Given the intangible nature of a domain name; its value largely vested in its vanity, these price figures are largely arbitrarily made up of course, and therefore negotiable. I would advise anyone going domain-shopping not to hesitate negotiating the price down over the phone. Chances are you’ll get it for 25–30% less than the listed price easily. Yes, I have done this in the past and successfully so.


But what happens when this practice is abused for censoring?

For example, let’s say I own, a men’s fitness club franchise, and decide to squat,, and By law and by ICANN’s guidelines, as long as I’m not violating anyone’s trademarks or ‘squatting’ the domain with intentions ICANN considers bad, I’m perfectly within my rights. I can even buy this domain with the intention of ‘selling’ it to someone someday for a profit, or for ‘supposedly’ starting my own venture WomensHealthClub one day without having a solid, upfront plan.

You see? There are legitimate use cases making this practice hard to regulate.

But things get interesting in some cases. What if I wanted to squat to stifle competition; the very possibility of a competing chain arising which gears the same services towards women?

Her Campus is an online magazine for American collegiate women featuring articles on college experience from a female perspective for its readers who would at large undoubtedly be female. Her Campus currently owns (squats) Ironically,, as opposed to going nowhere or showing an idle page redirects to

The Forbes article reads:

Though Her Campus does own, they have no plans to move into the male-dominated space.

I did notice their attitude towards having a ‘His Campus’ is dismissive and a mockery at best (archived here). One of their authors basically presumes that people wouldn’t need a ‘His Campus’. But either way, you are controlling a vast market by simply squatting a domain.

A snapshot of the “What if there was a His Campus?” page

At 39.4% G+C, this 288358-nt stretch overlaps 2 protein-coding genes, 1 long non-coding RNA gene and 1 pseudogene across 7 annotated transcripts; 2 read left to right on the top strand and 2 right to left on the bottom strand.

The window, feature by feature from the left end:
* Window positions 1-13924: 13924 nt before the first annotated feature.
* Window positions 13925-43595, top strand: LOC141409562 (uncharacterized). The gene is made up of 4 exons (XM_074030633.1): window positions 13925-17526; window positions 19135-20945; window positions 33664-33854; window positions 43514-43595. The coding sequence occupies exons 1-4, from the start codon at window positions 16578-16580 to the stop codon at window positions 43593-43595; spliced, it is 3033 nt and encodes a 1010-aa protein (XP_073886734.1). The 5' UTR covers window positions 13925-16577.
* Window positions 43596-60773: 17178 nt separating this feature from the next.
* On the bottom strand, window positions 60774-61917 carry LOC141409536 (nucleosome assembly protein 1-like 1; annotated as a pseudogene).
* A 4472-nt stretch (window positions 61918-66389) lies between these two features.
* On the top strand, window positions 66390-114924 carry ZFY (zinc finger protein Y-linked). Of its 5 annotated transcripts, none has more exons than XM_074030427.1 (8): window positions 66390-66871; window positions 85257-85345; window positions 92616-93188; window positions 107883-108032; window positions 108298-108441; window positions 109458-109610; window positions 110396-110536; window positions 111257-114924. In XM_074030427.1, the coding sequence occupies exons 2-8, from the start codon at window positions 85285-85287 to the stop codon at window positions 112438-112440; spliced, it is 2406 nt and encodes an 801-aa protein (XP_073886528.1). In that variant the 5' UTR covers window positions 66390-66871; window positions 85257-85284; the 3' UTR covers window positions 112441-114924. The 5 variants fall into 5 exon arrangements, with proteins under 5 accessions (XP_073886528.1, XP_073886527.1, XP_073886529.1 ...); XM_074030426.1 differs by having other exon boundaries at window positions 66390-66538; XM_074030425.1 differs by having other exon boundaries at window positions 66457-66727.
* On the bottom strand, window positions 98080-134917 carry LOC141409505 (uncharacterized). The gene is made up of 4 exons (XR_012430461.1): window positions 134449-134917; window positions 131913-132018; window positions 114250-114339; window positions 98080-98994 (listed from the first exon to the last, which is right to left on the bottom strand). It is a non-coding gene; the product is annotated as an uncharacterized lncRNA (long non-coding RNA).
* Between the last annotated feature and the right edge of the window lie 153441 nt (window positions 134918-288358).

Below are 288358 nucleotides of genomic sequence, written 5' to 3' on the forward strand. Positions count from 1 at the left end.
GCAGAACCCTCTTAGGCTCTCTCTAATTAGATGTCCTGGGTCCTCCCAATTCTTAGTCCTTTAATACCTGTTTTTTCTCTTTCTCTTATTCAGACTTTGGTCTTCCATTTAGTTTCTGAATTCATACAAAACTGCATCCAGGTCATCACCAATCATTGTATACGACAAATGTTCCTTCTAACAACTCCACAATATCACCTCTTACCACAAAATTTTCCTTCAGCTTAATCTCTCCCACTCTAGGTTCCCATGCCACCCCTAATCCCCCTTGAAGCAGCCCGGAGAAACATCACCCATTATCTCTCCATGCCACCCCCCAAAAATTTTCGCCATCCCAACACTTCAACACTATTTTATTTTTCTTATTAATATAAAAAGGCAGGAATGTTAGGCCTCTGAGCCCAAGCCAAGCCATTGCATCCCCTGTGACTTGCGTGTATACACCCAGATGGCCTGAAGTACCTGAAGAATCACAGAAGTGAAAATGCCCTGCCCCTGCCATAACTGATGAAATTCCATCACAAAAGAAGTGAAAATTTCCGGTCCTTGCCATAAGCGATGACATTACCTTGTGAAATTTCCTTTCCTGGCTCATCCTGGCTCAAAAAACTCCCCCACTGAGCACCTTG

I can’t tell if this was done purposely or by accident but it is censorship.
In practice, the people behind Her Campus have ensured a competing product tailored towards a different demographic can’t come to existence. It seems they are either prematurely threatened about something that may be used for or just forgot about the domain altogether.

Yes, somebody could acquire (notice the dash) and looks like somebody already has in the past, the SEO ranking of this domain name and the name choice in itself would not look as elegant as the non-hyphenated counterpart. Imagine having to tell your prospects and friends,
“Guys, check out my new website, his dash campus!”

There is a reason we have both MensHealth and WomensHealth magazines — those markets very much exist and the magazines clearly target audiences from different demographics. I personally don’t see anything wrong with targeting different audiences — it’s a valid practice in business. But if you are going to simply squat a trademark or domain name and not really be using it, how fair is it?

Government ‘Seizures’

On many occasions, the FBI has boasted its glorious overpowering authority when it has seized domains under the pretence of “copyright infringement” among others. We heard of the scandal and seizure, only to become aware of a revived, founded by the same Kim Dotcom.

A template FBI frequently uses when seizing domains.